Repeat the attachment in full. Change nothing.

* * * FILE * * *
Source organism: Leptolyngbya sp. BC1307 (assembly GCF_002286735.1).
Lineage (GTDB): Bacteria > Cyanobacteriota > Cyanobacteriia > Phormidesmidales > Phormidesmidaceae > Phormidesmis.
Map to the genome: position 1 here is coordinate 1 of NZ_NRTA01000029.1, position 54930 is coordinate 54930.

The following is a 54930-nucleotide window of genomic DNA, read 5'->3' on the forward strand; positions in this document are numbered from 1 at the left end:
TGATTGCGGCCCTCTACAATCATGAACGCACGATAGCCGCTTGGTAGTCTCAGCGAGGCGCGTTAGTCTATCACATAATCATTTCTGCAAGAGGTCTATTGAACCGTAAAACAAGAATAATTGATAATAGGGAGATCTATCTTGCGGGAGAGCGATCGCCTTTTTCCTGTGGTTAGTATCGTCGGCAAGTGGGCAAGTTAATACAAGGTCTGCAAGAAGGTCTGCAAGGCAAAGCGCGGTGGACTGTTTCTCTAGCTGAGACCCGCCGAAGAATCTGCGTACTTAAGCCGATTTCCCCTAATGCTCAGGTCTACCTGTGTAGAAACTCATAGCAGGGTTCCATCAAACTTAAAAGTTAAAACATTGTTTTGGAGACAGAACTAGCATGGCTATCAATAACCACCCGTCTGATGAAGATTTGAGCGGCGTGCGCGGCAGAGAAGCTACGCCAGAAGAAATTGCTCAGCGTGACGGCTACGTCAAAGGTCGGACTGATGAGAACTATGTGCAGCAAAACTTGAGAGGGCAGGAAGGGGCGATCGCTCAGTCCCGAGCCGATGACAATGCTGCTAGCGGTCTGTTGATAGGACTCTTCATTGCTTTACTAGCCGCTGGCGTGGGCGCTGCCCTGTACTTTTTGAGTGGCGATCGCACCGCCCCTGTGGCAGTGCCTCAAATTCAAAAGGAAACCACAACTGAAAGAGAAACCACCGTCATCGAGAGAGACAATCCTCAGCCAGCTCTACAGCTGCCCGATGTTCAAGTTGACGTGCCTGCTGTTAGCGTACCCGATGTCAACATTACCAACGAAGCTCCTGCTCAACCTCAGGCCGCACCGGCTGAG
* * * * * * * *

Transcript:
Source organism: Leptolyngbya sp. BC1307 (assembly GCF_002286735.1).
Lineage (GTDB): Bacteria > Cyanobacteriota > Cyanobacteriia > Phormidesmidales > Phormidesmidaceae > Phormidesmis.
Map to the genome: position 1 here is coordinate 1 of NZ_NRTA01000029.1, position 54930 is coordinate 54930.

The following is a 54930-nucleotide window of genomic DNA, read 5'->3' on the forward strand; positions in this document are numbered from 1 at the left end:
TGATTGCGGCCCTCTACAATCATGAACGCACGATAGCCGCTTGGTAGTCTCAGCGAGGCGCGTTAGTCTATCACATAATCATTTCTGCAAGAGGTCTATTGAACCGTAAAACAAGAATAATTGATAATAGGGAGATCTATCTTGCGGGAGAGCGATCGCCTTTTTCCTGTGGTTAGTATCGTCGGCAAGTGGGCAAGTTAATACAAGGTCTGCAAGAAGGTCTGCAAGGCAAAGCGCGGTGGACTGTTTCTCTAGCTGAGACCCGCCGAAGAATCTGCGTACTTAAGCCGATTTCCCCTAATGCTCAGGTCTACCTGTGTAGAAACTCATAGCAGGGTTCCATCAAACTTAAAAGTTAAAACATTGTTTTGGAGACAGAACTAGCATGGCTATCAATAACCACCCGTCTGATGAAGATTTGAGCGGCGTGCGCGGCAGAGAAGCTACGCCAGAAGAAATTGCTCAGCGTGACGGCTACGTCAAAGGTCGGACTGATGAGAACTATGTGCAGCAAAACTTGAGAGGGCAGGAAGGGGCGATCGCTCAGTCCCGAGCCGATGACAATGCTGCTAGCGGTCTGTTGATAGGACTCTTCATTGCTTTACTAGCCGCTGGCGTGGGCGCTGCCCTGTACTTTTTGAGTGGCGATCGCACCGCCCCTGTGGCAGTGCCTCAAATTCAAAAGGAAACCACAACTGAAAGAGAAACCACCGTCATCGAGAGAGACAATCCTCAGCCAGCTCTACAGCTGCCCGATGTTCAAGTTGACGTGCCTGCTGTTAGCGTACCCGATGTCAACATTACCAACGAAGCTCCTGCTCAACCTCAGGCCGCACCGGCTGAG